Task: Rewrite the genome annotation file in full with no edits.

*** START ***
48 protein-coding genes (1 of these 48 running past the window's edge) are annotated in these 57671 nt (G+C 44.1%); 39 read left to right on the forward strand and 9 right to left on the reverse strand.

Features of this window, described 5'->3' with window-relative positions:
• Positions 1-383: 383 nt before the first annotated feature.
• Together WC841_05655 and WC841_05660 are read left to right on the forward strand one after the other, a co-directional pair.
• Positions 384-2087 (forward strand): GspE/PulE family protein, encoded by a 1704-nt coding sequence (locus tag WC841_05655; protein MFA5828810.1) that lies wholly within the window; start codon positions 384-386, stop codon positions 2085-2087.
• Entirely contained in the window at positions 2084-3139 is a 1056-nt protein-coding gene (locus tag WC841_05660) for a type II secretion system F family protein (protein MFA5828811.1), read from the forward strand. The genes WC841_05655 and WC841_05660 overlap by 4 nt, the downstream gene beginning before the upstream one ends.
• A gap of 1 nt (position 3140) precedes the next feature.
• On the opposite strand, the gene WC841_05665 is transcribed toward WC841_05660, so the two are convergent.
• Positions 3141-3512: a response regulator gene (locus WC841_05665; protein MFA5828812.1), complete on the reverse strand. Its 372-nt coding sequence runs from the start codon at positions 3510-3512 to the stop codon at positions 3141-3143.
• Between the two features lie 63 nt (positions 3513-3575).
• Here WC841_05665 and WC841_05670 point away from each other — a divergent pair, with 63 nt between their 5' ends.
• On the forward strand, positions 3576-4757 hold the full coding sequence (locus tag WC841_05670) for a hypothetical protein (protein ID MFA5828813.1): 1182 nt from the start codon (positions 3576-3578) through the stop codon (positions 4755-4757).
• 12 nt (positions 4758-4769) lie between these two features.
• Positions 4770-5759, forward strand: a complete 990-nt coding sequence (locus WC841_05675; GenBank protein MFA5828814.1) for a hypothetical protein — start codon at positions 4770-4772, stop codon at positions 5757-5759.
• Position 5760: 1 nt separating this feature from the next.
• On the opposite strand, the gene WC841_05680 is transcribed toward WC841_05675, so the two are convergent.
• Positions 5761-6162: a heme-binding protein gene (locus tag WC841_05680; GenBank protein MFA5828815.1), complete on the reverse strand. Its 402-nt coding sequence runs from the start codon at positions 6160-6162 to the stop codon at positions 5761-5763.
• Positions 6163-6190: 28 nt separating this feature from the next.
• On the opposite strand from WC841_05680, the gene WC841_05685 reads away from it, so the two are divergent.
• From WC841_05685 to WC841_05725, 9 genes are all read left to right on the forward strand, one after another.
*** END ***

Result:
48 protein-coding genes (1 of these 48 running past the window's edge) are annotated in these 57671 nt (G+C 44.1%); 39 read left to right on the forward strand and 9 right to left on the reverse strand.

Features of this window, described 5'->3' with window-relative positions:
• Positions 1-383: 383 nt before the first annotated feature.
• Together WC841_05655 and WC841_05660 are read left to right on the forward strand one after the other, a co-directional pair.
• Positions 384-2087 (forward strand): GspE/PulE family protein, encoded by a 1704-nt coding sequence (locus tag WC841_05655; protein MFA5828810.1) that lies wholly within the window; start codon positions 384-386, stop codon positions 2085-2087.
• Entirely contained in the window at positions 2084-3139 is a 1056-nt protein-coding gene (locus tag WC841_05660) for a type II secretion system F family protein (protein MFA5828811.1), read from the forward strand. The genes WC841_05655 and WC841_05660 overlap by 4 nt, the downstream gene beginning before the upstream one ends.
• A gap of 1 nt (position 3140) precedes the next feature.
• On the opposite strand, the gene WC841_05665 is transcribed toward WC841_05660, so the two are convergent.
• Positions 3141-3512: a response regulator gene (locus WC841_05665; protein MFA5828812.1), complete on the reverse strand. Its 372-nt coding sequence runs from the start codon at positions 3510-3512 to the stop codon at positions 3141-3143.
• Between the two features lie 63 nt (positions 3513-3575).
• Here WC841_05665 and WC841_05670 point away from each other — a divergent pair, with 63 nt between their 5' ends.
• On the forward strand, positions 3576-4757 hold the full coding sequence (locus tag WC841_05670) for a hypothetical protein (protein ID MFA5828813.1): 1182 nt from the start codon (positions 3576-3578) through the stop codon (positions 4755-4757).
• 12 nt (positions 4758-4769) lie between these two features.
• Positions 4770-5759, forward strand: a complete 990-nt coding sequence (locus WC841_05675; GenBank protein MFA5828814.1) for a hypothetical protein — start codon at positions 4770-4772, stop codon at positions 5757-5759.
• Position 5760: 1 nt separating this feature from the next.
• On the opposite strand, the gene WC841_05680 is transcribed toward WC841_05675, so the two are convergent.
• Positions 5761-6162: a heme-binding protein gene (locus tag WC841_05680; GenBank protein MFA5828815.1), complete on the reverse strand. Its 402-nt coding sequence runs from the start codon at positions 6160-6162 to the stop codon at positions 5761-5763.
• Positions 6163-6190: 28 nt separating this feature from the next.
• On the opposite strand from WC841_05680, the gene WC841_05685 reads away from it, so the two are divergent.
• From WC841_05685 to WC841_05725, 9 genes are all read left to right on the forward strand, one after another.